While China continues to dominate emerging market newsflow, there remain strong opportunities in other countries in the space. One example is Dino Polska, the Polish grocery retail operator.
The Company was established in 1999 and focuses its business on “proximity” supermarkets with smaller formats. Stores have net sales areas of 200-500sqm each and offer around 5,000 products of which 90% is typically food and 98% are domestic brands.
We have owned the stock since January 2018 and in that time, it has appreciated some 220%. A recent call with management in October reiterated our investment case that despite Covid-19 impacting consumer sentiment in the short term, Dino Polska is confident of their store expansion plan, leaving it well positioned to capture the premiumisation of Polish households in the medium term.
Management highlighted that the grocery market remains fragmented with the top 5 players accounting for 52% market share (vs 60% in the UK and 73% in Germany) Discounters have been the market leaders, but Dino Polska is gaining share, from 1% in 2014 to 3% in 2019, as consumers prioritise proximity and convenience purchasing. Given their store roll out strategy, our estimates suggest Dino Polska’s market share could double in the next 5 years.
Management has a strong track record of expansion, increasing the number of stores to 1,371, beating its initial target of 1,200 stores by 2020. Dino Polska started as a regional player in the south west region of Poland and has since expanded east, with the network covering 1,000 out of the almost 2,500 municipalities in Poland (Figure 1).
This type of supermarket roll out has happened before, with the explosion of national grocery chains in the US in the 1920s. Grocery stores started out as regional operators focusing on dry goods such as canned foods. It was not until the 1920s when regional chains such as Piggly Wiggly, Kroger, A&P, Dominions and others began to expand their store network to a national profile. Walmart, launched in 1962, began in Arkansas before expanding nationally; their US store network map concentration (Figure 2) is similar to Dino Polska’s strategy, reflecting the success of expanding
through adjacent markets.
The key long-term opportunity is store expansion. A recent call with management suggests that with 10 stores per 100,000 inhabitants in its most mature markets, they aim to reach similar levels across all regions they are present in; the current average is 3.6 stores per 100,000 inhabitants. During our call with management they reiterated that they expect to see 20% growth of their store base per annum, supporting their long-term ambition to be present in catchment areas with at least a 20,000 population.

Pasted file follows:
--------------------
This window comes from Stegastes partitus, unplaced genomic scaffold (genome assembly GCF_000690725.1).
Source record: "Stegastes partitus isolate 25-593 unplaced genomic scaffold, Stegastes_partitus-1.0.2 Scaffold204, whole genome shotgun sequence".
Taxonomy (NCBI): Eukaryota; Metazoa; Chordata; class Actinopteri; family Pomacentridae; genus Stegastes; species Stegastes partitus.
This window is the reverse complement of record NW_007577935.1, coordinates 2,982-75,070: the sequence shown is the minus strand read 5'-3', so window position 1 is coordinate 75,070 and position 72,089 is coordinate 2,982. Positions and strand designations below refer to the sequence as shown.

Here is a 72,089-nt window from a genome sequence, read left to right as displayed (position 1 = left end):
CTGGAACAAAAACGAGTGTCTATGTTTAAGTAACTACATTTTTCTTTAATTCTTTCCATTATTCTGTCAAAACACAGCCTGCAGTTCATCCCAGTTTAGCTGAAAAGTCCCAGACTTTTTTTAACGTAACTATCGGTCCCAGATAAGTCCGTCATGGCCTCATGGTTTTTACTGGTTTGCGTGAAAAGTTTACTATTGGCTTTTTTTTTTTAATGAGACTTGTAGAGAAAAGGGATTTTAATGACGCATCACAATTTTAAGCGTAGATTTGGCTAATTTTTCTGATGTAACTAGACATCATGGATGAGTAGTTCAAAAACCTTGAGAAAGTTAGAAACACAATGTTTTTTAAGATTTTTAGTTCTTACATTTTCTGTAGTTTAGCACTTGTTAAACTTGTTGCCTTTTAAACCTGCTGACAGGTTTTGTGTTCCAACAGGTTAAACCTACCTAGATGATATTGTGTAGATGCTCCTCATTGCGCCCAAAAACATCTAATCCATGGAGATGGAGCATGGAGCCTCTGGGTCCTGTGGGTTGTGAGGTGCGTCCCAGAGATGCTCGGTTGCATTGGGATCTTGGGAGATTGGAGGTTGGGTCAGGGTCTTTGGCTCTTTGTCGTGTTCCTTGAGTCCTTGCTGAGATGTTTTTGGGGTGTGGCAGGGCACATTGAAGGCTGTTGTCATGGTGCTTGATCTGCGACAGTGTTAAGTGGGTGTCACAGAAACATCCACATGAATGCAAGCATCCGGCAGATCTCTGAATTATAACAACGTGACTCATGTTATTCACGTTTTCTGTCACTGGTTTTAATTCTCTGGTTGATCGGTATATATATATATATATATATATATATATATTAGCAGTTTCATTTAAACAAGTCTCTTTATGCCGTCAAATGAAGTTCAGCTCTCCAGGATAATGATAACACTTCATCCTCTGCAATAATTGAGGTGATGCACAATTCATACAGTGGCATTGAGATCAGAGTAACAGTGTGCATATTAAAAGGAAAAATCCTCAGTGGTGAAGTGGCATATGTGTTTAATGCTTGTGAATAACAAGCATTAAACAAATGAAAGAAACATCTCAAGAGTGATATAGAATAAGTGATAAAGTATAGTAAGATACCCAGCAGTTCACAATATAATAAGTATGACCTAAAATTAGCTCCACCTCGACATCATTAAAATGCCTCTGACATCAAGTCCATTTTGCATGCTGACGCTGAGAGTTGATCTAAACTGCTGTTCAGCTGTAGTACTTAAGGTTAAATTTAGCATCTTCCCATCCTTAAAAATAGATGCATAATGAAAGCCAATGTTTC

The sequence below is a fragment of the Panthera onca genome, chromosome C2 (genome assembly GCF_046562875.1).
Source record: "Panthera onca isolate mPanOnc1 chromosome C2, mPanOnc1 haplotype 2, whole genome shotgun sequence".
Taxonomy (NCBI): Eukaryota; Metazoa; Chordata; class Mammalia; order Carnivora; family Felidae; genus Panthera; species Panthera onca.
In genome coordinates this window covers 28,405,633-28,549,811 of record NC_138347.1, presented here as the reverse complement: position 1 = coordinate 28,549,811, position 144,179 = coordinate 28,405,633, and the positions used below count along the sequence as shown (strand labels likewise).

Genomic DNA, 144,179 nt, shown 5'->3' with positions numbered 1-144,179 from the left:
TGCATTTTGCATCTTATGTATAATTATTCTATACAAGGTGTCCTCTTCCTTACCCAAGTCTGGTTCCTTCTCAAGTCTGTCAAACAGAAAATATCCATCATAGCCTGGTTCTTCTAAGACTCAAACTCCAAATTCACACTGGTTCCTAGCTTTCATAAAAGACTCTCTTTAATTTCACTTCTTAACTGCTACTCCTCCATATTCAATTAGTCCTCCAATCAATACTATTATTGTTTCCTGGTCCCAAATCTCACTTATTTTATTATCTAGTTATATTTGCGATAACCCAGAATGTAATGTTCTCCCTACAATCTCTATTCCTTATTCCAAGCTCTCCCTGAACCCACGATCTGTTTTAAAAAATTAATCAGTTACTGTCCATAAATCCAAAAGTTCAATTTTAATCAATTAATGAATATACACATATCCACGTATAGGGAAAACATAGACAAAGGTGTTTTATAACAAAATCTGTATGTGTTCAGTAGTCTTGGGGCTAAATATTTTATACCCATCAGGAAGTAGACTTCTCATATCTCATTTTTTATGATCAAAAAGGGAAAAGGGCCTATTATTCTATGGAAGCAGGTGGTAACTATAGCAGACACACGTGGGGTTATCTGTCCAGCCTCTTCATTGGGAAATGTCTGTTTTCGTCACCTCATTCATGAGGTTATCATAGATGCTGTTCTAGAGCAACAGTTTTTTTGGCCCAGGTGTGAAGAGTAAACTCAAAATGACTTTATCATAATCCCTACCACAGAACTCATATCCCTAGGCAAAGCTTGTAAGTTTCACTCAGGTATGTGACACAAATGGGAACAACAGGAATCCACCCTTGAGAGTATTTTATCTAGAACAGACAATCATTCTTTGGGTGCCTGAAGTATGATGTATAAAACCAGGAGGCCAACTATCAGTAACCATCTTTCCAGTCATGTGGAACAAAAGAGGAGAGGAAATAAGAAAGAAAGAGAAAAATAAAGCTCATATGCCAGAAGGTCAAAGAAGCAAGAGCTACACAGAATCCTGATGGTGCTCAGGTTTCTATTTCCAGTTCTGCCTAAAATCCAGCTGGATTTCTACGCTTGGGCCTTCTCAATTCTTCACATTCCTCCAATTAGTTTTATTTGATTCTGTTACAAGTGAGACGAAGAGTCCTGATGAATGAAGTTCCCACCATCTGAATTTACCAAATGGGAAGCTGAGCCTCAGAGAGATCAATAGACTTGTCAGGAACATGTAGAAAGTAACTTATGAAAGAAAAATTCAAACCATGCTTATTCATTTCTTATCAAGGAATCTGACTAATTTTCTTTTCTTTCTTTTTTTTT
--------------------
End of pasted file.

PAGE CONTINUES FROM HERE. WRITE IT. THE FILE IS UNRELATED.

Dino Polska’s success and competitive advantage was made clearer during a visit to Poland. My colleague, Rob Brewis, and I travelled between larger cities such as Wroclaw (640,000 inhabitants) and Gdansk (466,000) to smaller towns such as Lubin (72,000) and Polkowice (22,000). Given the distance to the hyper and supermarkets for smaller towns and villages, the proximity of Dino Polska stores were welcomed. Dino Polska owns the land bank, store buildings, and distribution centres. This is a key advantage as the Company has full ownership of the store roll out, enabling quick store openings and uniform store formats. Dino Polska’s smaller store formats and locations enable them to operate profitable stores in rural areas and small towns that would not be viable for their large format discounter peers who depend on high traffic to cover the large land and lease costs.
Another differentiation is that Dino Polska stores are designed to cater to the local consumer: our call with management highlighted that only half of their 5,000 products are fixed, enabling Dino to respond quickly to any changes to consumer preferences. Fresh food accounts for 40% of revenue, with fresh meat accounting for 15%; Dino Polska owns the entire fresh meat distribution for their stores through their meat production facility and distribution centre. With the average annual consumption of meat per person in Poland reaching 61kg (44kg in 2010) vs the United States at 100kg, Dino Polska is well positioned to capture premiumisation trends driven by improving household wealth.
Despite the Covid-19 pandemic and lockdown restrictions impacting the overall economy, consumption in Poland has remained resilient as nominal and real wage growth recovers. In addition, household consumption continues to be supported by government policies. In 2019, Poland announced that those under 26 years old would be exempt from income tax of up to PLN85,528 (US$ 23,325). The government’s ‘Family 500+’ programme, which provides financial support for children under the age of 18, was extended again in 2019. In November 2020, Prime Minister Mateusz Morawiecki announced an additional Covid-19 economic aid programme worth $9-$10bn to support enterprises. As consumption is expected to recover going into 2021, like for like (LFL) store sales growth will also benefit.
Macro tailwinds drive consumer growth and Dino Polska’s store expansion plan supports our expectations of Dino Polska seeing 17% CAGR in earnings growth (FY20-FY22), one of the highest growth rates in the EEMEA grocery retail sector.
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